Currently the following calls for literature studies are open. If you are interested please directly contact the indicated supervisor(s).
Supervisor(s): Michael Jenks
Title: Spectroscopic insight into hydrocracking reaction mechanisms for plastic recycling
Project description: In this literature review you will look into the development of the understanding of hydrocracking mechanisms for polyolefins. Hydrocracking, as applied to crude oil, has been well documented, however the translation of these mechanisms to plastics is less well researched. Further, this review will include an investigation into operando and in-situ techniques used to investigate the (hydrocracking) mechanisms of polyolefins and how these could be applied for deeper understanding.
 J. Weitkamp, ChemCatChem 2012, 4, 292–306.
 J. Scheirs, W. Kaminsky, Feedstock Recycling and Pyrolysis of Waste Plastics: Converting Waste Plastics into Diesel and Other Fuels Edited, 2006.
Supervisor(s): Nikos Nikolopoulos
Title: Waste-derived Zeolites as Heterogeneous Catalysts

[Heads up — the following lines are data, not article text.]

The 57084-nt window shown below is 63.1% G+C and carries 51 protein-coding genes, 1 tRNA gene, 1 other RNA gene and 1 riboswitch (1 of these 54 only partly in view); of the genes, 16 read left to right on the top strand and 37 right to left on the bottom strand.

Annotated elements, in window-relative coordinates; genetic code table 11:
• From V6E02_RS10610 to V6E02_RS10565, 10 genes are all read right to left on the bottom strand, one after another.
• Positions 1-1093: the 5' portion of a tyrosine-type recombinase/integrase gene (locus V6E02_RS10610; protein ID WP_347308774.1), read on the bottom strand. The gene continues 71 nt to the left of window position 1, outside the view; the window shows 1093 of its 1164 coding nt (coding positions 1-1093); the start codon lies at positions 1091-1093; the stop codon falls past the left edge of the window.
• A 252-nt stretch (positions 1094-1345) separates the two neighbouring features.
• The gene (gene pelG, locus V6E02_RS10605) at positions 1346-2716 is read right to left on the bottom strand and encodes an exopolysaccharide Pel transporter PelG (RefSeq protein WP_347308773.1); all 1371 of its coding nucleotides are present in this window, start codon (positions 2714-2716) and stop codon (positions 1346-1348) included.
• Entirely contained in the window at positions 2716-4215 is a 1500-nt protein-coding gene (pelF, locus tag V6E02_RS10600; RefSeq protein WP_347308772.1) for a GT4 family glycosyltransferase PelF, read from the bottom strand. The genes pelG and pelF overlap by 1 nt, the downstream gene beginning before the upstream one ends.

Project description: Typically, waste deposits are discarded in nature, causing hazardous impact on the environment, polluting soils and groundwater. Research has been done to find new ways to valorize these residues the past years. The high silica content of these waste streams makes them an ideal source for zeolite catalysts. This review aims to give an overview of the advances made during the last years in the synthesis, characterization and evaluation of the waste-derived zeolites but also suggest future application in a pilot plant and on the industrial scale.
Supervisor(s): Matteo Monai, Nikos Nikolopoulos
Title: Unraveling Catalysts Shaped Bodies Complexity by Multiscale Characterization
Project description: Extrudate bodies are widely employed in industrial plants, but their intrinsic complexity has limited the understanding of how performance can be rationally improved by catalyst design. This review aims to give an overview of the field of extrudate multiscale characterization and suggest future research directions.